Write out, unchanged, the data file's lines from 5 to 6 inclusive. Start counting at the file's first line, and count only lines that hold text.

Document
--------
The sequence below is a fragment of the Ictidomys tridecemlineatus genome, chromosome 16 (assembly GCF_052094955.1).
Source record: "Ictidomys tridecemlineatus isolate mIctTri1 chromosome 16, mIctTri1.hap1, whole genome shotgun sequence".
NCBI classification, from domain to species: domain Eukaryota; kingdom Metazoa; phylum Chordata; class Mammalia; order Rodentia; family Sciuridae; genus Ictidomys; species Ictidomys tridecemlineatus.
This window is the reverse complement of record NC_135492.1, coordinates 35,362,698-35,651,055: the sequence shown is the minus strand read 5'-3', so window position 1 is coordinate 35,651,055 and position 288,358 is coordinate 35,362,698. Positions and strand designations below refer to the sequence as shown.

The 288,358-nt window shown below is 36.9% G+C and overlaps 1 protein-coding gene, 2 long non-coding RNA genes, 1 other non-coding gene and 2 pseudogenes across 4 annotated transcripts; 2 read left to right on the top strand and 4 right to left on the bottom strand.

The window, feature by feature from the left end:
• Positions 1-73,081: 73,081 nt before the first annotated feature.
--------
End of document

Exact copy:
The 288,358-nt window shown below is 36.9% G+C and overlaps 1 protein-coding gene, 2 long non-coding RNA genes, 1 other non-coding gene and 2 pseudogenes across 4 annotated transcripts; 2 read left to right on the top strand and 4 right to left on the bottom strand.

The window, feature by feature from the left end: